Amid much speculation and pundit prophesying about how the pandemic is affecting congregations and will reshape their future, several denominational groups and research organizations are studying the issue in real-time. This isn’t an easy task. Trying to track congregational and public reactions to the pandemic is like attempting to hit a randomly moving target. Nevertheless, much can be learned from these glimpses into the evolving response by religious leaders and the general public. The Faith Communities Today (FACT) collaborative project has attempted to archive many of these research efforts. There have been more than 20 studies so far.
What do all these reports indicate, you might ask? There are no simple summaries given the diversity of surveys, audiences, congregational sizes, and the disparity of the spread of the virus. Nevertheless, four distinct phases seem apparent in the results:
Lost and Reactive Phase – Surveys from early in the pandemic indicated that most religious groups didn’t know what to do. They reacted the best they could, but many were unsure about technology, how to offer worship virtually, whether online access and usage would be feasible for everyone, and what to do next. Religious leaders needed resources and help desperately. Congregations closed temporarily or went online with a variety of formats. There were a lot of mistakes and giving plummeted. The majority of congregations were not ready for a crisis like COVID-19.
Hardship but Hopeful Phase – By April, a number of surveys found religious groups beginning to understand the technology and getting into their virtual groove with online giving and digital ministry. For many congregations, giving began to track upward (though not to pre-COVID levels). Congregational functioning was nothing like before, but leaders were more confident and creative outreach efforts were beginning to be implemented. Being a religious community at a distance was difficult but congregations were functioning overall. Of particular surprise to faith leaders were the large number of participants in their online worship, more than had ever attended in person.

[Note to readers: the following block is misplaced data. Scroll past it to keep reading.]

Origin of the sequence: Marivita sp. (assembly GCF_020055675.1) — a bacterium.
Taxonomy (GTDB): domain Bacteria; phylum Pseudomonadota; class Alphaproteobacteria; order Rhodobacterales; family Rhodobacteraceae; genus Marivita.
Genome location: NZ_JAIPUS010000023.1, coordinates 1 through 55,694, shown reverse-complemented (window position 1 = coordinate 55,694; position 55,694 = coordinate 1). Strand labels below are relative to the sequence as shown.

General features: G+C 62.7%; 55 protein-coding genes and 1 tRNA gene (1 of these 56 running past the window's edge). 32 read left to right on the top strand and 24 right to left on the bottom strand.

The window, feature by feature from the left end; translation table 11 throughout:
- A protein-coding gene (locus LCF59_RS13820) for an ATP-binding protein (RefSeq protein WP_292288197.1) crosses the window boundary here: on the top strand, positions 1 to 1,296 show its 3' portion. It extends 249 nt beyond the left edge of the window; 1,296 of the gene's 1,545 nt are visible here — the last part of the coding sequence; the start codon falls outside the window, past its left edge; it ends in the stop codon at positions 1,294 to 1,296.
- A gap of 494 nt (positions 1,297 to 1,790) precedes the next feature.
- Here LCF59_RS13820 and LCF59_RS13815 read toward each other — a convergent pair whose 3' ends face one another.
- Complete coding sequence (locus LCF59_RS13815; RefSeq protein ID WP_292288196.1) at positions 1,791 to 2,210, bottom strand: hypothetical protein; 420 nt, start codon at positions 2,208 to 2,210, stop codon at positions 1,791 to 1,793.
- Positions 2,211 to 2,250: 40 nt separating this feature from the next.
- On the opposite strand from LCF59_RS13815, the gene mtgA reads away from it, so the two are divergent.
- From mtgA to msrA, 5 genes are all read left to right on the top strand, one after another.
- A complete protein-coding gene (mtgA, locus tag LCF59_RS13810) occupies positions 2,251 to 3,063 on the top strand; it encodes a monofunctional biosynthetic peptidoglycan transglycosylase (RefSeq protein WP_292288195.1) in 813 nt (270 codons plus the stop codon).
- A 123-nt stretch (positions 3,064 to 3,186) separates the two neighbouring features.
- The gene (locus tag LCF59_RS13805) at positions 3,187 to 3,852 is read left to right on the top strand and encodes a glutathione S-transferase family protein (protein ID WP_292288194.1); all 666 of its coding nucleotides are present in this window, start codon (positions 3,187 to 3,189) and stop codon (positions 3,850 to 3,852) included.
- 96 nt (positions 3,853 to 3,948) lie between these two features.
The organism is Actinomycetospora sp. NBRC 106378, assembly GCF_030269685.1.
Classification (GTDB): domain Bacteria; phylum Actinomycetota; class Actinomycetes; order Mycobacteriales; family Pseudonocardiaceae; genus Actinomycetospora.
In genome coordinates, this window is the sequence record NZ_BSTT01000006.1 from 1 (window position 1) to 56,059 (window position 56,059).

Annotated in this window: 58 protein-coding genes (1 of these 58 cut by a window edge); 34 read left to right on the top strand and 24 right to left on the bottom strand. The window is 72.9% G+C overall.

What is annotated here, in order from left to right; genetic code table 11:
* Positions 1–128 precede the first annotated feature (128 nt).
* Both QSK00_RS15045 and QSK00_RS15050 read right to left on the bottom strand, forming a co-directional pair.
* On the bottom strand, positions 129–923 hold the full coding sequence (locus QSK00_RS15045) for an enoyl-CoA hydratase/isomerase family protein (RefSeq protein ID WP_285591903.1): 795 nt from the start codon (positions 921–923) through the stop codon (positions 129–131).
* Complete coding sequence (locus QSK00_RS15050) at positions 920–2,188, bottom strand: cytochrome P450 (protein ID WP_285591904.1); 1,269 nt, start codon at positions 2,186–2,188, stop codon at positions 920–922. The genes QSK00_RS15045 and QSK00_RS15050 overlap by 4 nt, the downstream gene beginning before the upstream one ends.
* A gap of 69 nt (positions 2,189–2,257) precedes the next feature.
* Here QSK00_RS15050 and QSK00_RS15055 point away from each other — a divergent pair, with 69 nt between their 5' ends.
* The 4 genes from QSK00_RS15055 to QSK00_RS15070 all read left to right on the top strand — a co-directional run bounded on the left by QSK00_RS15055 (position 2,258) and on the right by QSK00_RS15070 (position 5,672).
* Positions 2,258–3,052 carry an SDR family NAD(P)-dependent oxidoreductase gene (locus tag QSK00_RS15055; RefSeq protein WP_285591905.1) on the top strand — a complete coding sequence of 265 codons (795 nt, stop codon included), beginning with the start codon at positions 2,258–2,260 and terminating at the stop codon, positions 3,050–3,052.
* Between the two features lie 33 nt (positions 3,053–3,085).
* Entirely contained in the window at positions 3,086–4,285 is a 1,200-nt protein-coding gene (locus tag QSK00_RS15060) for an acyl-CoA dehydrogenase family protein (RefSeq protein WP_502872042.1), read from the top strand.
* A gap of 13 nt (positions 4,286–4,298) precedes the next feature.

Resilient Stability and/or Expectations of Resurrection Phase – Into May, quite a few surveys indicated a resilience mixed with attempts at creative efforts of adaptation. At the same time, a gap began to open between Protestant churches in different locales, regions of the country, and at different ends of the theological spectrum. Much of this was likely driven by the disparity of initial outbreak patterns. More theologically moderate, urban and east coast churches expressed the desire to hunker down and remain digital as long as necessary. At the same time, some evangelical churches in the south, midwest and western portions of the U.S. began to plan for, or attempt, a phased reopening. They had a glimpse of the end of the pandemic and were preparing for it. Giving had rebounded or was on the road to recovery for many congregations.
Exhaustion and Uncertainty Phase – By June (and anecdotally into July), as much as a third of evangelical congregations were opening, though most had not returned to in-person gatherings and were uncertain about reopening timelines. At the same time, positive cases were beginning to spike in parts of the country previously untouched by the virus. Uncertainty and anxiety were evident in the public, with nearly two-thirds of Americans saying they were somewhat or very uncomfortable attending an in-person religious service. This same tension is being felt within congregations with some members having to return to work while other remain at home, so some are more comfortable gathering than others. In every case, however, both clergy and congregational members are exhausted due to the continual anxiety about the virus (especially as it is now dramatically increasing), uncertainty about a clear way forward to “normalcy,” and the significant additional effort it takes to do virtual ministry with added pastoral care and social ministry demands.
With no clear end in sight, the religious response to the pandemic continues. Check the FACT site regularly for new research as the impact continues to be assessed and reported.